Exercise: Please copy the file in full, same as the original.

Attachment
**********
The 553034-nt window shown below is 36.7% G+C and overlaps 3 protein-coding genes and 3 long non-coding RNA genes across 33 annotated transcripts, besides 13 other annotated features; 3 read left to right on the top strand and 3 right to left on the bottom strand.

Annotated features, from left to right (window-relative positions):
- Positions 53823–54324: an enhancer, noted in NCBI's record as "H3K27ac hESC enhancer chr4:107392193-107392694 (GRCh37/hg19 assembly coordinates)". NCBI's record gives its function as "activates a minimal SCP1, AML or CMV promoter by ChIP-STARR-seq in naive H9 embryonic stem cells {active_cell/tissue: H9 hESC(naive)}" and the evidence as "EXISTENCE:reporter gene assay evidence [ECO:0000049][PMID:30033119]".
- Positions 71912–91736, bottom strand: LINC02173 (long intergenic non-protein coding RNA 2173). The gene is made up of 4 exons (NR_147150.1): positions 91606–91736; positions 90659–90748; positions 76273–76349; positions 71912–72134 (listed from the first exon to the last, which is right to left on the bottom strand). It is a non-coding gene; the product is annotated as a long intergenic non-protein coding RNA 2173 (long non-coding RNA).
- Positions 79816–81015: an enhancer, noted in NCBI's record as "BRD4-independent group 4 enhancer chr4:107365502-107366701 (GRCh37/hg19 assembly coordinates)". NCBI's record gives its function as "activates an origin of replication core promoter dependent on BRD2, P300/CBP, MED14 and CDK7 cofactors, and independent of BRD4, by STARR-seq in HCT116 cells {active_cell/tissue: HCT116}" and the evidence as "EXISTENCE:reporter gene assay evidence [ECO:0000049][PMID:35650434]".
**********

The 553034-nt window shown below is 36.7% G+C and overlaps 3 protein-coding genes and 3 long non-coding RNA genes across 33 annotated transcripts, besides 13 other annotated features; 3 read left to right on the top strand and 3 right to left on the bottom strand.

Annotated features, from left to right (window-relative positions):
- Positions 53823–54324: an enhancer, noted in NCBI's record as "H3K27ac hESC enhancer chr4:107392193-107392694 (GRCh37/hg19 assembly coordinates)". NCBI's record gives its function as "activates a minimal SCP1, AML or CMV promoter by ChIP-STARR-seq in naive H9 embryonic stem cells {active_cell/tissue: H9 hESC(naive)}" and the evidence as "EXISTENCE:reporter gene assay evidence [ECO:0000049][PMID:30033119]".
- Positions 71912–91736, bottom strand: LINC02173 (long intergenic non-protein coding RNA 2173). The gene is made up of 4 exons (NR_147150.1): positions 91606–91736; positions 90659–90748; positions 76273–76349; positions 71912–72134 (listed from the first exon to the last, which is right to left on the bottom strand). It is a non-coding gene; the product is annotated as a long intergenic non-protein coding RNA 2173 (long non-coding RNA).
- Positions 79816–81015: an enhancer, noted in NCBI's record as "BRD4-independent group 4 enhancer chr4:107365502-107366701 (GRCh37/hg19 assembly coordinates)". NCBI's record gives its function as "activates an origin of replication core promoter dependent on BRD2, P300/CBP, MED14 and CDK7 cofactors, and independent of BRD4, by STARR-seq in HCT116 cells {active_cell/tissue: HCT116}" and the evidence as "EXISTENCE:reporter gene assay evidence [ECO:0000049][PMID:35650434]".